The Controversial Nord Stream Pipelines: A Look at Recent Explosions and Investigations

Two gas pipelines, Nord Stream 1 and Nord Stream 2, owned mostly by the Russian state-run energy firm Gazprom, were built to transport natural gas from Russia to Europe under the Baltic Sea. The first pipeline started operations in 2011, while the second one was completed in 2021 but never became operational due to the launch of Russia’s invasion of Ukraine in February 2022.

The pipelines are controversial because they bypass Ukraine, which loses transit fees and cannot use the gas they carry directly. Furthermore, the pipelines were viewed as a way for Russia to gain greater control over Europe’s energy supplies, with concerns that Russia may use energy as a political weapon against European countries, as it has done in the past with former Soviet states.

Despite the objections of several US administrations, Germany, under former Chancellor Angela Merkel, proceeded with the Nord Stream 2 project. The Biden administration waived sanctions against German entities involved in Nord Stream 2 after securing a pledge from Germany that it would allow gas backflows into Ukraine and would shut down the pipeline if Russia attempted to use it to force political concessions.

However, in September 2022, Gazprom stopped gas flows through Nord Stream 1, citing issues related to European sanctions against Russia over the war in Ukraine. Three weeks later, explosions hit both Nord Stream 1 and Nord Stream 2, rendering them inoperable and causing significant gas leaks. The depth of the pipeline and the complexity of using underwater explosives suggest that only a state actor with expertise could have been responsible. However, no one claimed responsibility, and investigations by European nations, including Denmark and Germany, have yet to yield conclusive results.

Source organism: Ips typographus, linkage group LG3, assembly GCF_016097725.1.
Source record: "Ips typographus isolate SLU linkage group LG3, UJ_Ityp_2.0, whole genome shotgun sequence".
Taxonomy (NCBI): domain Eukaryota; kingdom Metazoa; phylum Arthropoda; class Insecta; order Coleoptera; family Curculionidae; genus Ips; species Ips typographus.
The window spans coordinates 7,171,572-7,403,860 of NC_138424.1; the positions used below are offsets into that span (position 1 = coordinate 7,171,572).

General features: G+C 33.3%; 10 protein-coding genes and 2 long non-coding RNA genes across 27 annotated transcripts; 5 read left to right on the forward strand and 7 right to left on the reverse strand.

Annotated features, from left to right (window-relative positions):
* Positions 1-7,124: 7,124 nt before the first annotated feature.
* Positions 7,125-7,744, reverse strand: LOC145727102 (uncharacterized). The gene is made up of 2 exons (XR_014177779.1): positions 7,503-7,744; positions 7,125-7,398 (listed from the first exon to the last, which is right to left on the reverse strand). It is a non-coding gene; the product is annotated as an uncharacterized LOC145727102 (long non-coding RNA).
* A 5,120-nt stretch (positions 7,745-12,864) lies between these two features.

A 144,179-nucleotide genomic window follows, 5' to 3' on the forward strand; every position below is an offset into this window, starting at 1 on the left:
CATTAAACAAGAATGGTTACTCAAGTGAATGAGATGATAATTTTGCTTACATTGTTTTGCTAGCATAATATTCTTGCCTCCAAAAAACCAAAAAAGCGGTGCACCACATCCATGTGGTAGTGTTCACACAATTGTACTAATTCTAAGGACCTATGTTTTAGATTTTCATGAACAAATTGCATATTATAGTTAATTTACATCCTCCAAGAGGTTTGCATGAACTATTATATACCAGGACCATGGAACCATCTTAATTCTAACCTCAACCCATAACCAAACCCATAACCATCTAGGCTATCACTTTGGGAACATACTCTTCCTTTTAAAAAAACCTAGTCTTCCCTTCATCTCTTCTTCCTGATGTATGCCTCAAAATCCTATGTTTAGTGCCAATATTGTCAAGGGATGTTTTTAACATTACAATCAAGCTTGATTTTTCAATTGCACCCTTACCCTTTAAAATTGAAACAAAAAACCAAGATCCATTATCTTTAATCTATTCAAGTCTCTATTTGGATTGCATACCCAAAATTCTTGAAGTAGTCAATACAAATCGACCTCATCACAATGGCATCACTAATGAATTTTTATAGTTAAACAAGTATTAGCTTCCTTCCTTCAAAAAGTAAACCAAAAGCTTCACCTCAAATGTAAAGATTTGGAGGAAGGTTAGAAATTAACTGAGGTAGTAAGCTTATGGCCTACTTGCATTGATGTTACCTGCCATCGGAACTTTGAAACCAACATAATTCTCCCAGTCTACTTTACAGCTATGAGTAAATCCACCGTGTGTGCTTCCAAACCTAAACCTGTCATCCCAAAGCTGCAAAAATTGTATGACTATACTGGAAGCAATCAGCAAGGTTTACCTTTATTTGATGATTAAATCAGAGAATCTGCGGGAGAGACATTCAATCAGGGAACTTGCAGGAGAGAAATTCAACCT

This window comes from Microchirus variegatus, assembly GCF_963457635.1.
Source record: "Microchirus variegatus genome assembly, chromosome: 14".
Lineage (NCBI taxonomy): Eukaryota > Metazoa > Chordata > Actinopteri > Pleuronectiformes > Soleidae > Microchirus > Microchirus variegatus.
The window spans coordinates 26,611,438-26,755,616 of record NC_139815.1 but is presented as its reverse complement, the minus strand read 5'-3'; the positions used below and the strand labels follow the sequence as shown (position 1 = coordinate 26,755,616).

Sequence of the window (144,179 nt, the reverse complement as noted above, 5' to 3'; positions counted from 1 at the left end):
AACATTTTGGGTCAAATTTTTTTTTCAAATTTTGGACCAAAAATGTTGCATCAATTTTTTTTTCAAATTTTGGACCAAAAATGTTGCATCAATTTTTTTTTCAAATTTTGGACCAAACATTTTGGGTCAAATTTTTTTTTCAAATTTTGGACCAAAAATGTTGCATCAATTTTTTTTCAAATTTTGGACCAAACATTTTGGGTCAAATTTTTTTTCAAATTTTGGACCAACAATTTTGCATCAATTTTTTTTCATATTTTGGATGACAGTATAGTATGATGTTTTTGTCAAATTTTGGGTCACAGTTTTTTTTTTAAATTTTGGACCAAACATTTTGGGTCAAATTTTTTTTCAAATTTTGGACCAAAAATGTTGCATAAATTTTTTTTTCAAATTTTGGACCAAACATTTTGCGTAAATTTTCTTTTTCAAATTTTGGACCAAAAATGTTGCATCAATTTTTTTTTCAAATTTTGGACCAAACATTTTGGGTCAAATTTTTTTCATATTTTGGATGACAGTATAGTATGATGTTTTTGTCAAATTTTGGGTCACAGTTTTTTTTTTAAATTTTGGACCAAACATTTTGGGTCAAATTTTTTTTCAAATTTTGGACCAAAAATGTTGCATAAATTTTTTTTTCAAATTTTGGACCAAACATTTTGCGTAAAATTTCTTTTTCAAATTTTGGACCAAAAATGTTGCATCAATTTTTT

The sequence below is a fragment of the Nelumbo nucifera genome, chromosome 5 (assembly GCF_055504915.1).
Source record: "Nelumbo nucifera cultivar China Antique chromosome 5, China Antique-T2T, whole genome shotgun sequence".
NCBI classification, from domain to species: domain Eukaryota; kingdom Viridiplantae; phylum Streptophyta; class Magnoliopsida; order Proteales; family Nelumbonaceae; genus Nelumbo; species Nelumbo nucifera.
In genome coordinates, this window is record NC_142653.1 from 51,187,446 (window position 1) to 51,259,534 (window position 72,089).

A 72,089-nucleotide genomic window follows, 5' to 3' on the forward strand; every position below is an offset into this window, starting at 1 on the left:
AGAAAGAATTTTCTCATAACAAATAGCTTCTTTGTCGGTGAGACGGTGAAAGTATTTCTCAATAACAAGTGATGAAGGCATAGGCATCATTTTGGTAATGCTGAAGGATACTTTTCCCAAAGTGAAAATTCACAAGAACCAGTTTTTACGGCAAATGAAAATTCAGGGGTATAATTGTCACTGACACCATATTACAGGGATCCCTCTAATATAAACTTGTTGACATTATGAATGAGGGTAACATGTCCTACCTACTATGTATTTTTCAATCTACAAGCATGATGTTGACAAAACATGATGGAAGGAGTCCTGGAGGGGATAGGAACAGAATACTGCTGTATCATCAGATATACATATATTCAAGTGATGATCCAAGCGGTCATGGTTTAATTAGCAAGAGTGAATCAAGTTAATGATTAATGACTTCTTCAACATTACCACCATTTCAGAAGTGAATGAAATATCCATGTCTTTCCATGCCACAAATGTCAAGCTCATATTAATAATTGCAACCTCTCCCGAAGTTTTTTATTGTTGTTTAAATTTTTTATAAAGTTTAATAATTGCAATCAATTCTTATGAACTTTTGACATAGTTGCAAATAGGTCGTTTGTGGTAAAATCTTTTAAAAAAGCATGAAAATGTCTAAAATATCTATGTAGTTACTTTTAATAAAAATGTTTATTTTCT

Various theories have been reported, with American investigative journalist Seymour Hersh alleging in a self-published report that President Joe Biden had ordered the sabotage, which the CIA carried out with Norwegian assistance. This report has been denied by the White House, the CIA, and the State Department, and no other news organization has corroborated it. Russia and China, however, seized on Hersh’s reporting, calling for a new and impartial investigation conducted by the United Nations.

Recent reports by several media outlets, including The New York Times, The Washington Post, and German news organizations, citing US and other officials, suggest that Ukraine or Ukrainians may have been responsible. However, the Ukrainian government has denied involvement. According to German federal prosecutors, a boat was searched in January, but they have not confirmed the reported findings.

The consequences of identifying the perpetrators are uncertain. If Ukraine or its agents were found responsible, it is unlikely to lead to an immediate loss of Western support for Ukraine in the war with Russia, but it may dampen enthusiasm for future assistance. A finding that the United States or a proxy was responsible would give Russia and China additional leverage to criticize the US and its allies. On the other hand, if Russia was behind the explosions, it would support Western claims that Moscow is in flagrant breach of international law and willing to use energy as a weapon against Europe.

It is unclear when the European investigations will be complete, and it seems unlikely that their findings will be universally accepted, given the animosity and mistrust surrounding the Ukraine conflict

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